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Tuesday, November 27, 2007

Sg-Tianjin Ecocity project

How Tianjin won tough fight to be an eco-city
By Tracy Quek, China Correspondent

TIANJIN - FLAT, marshy tracts of undeveloped land, dotted with salt pans - this desolate north-eastern corner of Tianjin municipality may not look like much today, but over the next two decades, it will undergo a dramatic transformation.
This is what could emerge: a 30sqkm township, not unlike a large housing estate in Singapore such as Pasir Ris, but built using the latest 'green' technologies and designed with the best environmentally-friendly concepts in mind, such as state-of-the-art water recycling and waste treatment systems.

A thriving community of some 300,000 residents will live and work in energy-efficient buildings in this area, located within the Han Gu and Tang Gu districts of Tianjin's Binhai New Area.

This is the vision for the eco-city that Singapore and China this week have committed to build when Chinese Premier Wen Jiabao visited the city state.

When completed, it will not only be a showcase for sustainable development, but also a template for Chinese cities struggling to balance rapid economic growth with environmental protection.

Given the political prestige and economic potential involved, it was no surprise that dozens of Chinese cities lobbied intensely to host this new flagship project the minute word got out in April.

That was when Senior Minister Goh Chok Tong raised the idea of an eco-city for the very first time during a meeting with Mr Wen in Beijing.

Chinese cities hoping to be picked for the new project deluged government departments in Beijing and their Singapore contacts with calls.

At the Construction Ministry, the lead Chinese government agency overseeing the project, phones had to be taken off the hook.

Mainland-based observers said the project is immensely attractive for two main reasons: the Singapore brand name, and its perfect timing.

Top Chinese leaders have made it a priority for the country to shift its inefficient and polluting mode of growth towards a more balanced form of development - meaning the eco-city project will get Beijing's full backing.

The project also comes as Singapore's strengths in environmental services and technology, in areas such as water treatment and sanitation, for example, are maturing.

Despite the lobbying, Beijing narrowed down the choice to four cities: Tianjin; Caofeidian Industrial Park in northern Hebei province's Tangshan city; Baotou city, an industrial base in Inner Mongolia; and Urumqi, capital city of western Xinjiang province.

The list was based on two conditions - that the project should not occupy agricultural land, and must be in an area where water is scarce. But it was apparent early on that Tianjin and Caofeidian were the only genuine options.

'Some said Baotou and Urumqi were red herrings,' said a person close to discussions, noting that Tianjin and Caofeidian are not only superior in terms of economic potential, but also most likely to meet Singapore's conditions.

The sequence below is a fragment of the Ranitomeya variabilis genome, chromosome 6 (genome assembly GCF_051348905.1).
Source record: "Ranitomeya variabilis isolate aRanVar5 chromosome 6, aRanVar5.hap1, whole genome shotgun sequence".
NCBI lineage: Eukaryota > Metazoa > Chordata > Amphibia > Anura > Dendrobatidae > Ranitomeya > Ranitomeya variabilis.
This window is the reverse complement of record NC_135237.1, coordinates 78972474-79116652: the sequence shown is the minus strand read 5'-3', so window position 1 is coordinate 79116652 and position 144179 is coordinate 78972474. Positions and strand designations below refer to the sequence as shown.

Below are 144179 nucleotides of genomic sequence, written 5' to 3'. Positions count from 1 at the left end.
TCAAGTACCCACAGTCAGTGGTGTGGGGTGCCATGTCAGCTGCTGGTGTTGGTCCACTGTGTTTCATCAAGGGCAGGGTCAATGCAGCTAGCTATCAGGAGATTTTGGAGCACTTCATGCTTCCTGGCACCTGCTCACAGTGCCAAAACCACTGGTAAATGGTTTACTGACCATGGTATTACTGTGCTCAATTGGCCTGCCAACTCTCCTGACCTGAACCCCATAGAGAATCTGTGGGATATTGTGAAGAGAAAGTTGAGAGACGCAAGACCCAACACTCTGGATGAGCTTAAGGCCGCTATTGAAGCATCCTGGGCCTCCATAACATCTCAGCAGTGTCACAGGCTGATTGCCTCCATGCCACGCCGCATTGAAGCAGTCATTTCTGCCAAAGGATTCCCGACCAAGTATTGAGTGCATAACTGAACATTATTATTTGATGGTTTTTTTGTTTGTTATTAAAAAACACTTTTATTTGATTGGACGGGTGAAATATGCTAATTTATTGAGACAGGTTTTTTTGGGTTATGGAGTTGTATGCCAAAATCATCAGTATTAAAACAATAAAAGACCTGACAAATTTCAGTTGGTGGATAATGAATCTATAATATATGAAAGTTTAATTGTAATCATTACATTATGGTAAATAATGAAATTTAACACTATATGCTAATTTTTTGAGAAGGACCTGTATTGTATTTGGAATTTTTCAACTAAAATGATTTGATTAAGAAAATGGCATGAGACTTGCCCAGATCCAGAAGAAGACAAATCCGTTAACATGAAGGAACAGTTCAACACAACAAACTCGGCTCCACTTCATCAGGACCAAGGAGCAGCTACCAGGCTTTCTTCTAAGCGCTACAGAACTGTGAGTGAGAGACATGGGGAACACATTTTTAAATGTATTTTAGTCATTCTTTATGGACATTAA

SM Goh had said that for the eco-city to succeed, it should be commercially viable, as well as replicable elsewhere in China. This meant that sites with extreme or unusual geographical conditions were less attractive.

The ensuing competition between the two cities was fierce. Local officials conducted flawless presentations complete with glossy brochures.

In September, Tangshan party chief Zhao Yong and Mr Gou Lijun, director of Binhai New Area's administrative committee, flew separately to Singapore to personally drum up support for their bids.

Differing views over the choice of cities also surfaced during the discussions of the Singapore team of officials and experts from the Ministry of National Development and Keppel Corporation, which is leading a consortium of Singapore companies in the project.

Keppel experts included veterans who had worked on the Suzhou Industrial Park, today considered a 'model' for other parks in China.

Tianjin is attractive because of the high-level government support for the development of Binhai, which has been designated as a new growth engine for northern China. Its proximity to the political nerve centre of Beijing is also considered a major plus.

But Caofeidian is no slouch either, and is fast on its way to becoming China's biggest steel, energy and petrochemical hub. If built here, the eco-city would benefit from the local government's undivided attention. There are already plans to relocate its administrative functions, university and central business district to Caofeidian.

To ensure an objective evaluation, Singapore gave both cities a questionnaire of more than 20 questions - such as how accessible the site would be and how it would figure in future development plans - and tabulated scores based on their replies.

'This was deliberately done as this was not a beauty contest where you made a choice based on your personal preferences,' said the source.

Though the two cities were neck-and-neck for much of the seven-month-long negotiations, it emerged in the past month that Tianjin was edging ahead. It eventually won out in the overall assessment by less than 10 per cent.

Still, deliberations went on with just days to go before Premier Wen was to sign the agreement with Prime Minister Lee Hsien Loong.

Both sides locked down their final preference only last Wednesday afternoon as they settled on the final wording of the agreements. Underscoring the project's high priority, the draft agreements were cleared by China's Cabinet in record time so that they could be signed in Singapore on Sunday.

Picking the right site is crucial for a higher chance of success, said another person involved in the negotiations.

But there is much work to be done ahead, he said.

'There's no turning back, we have to make this a success.'

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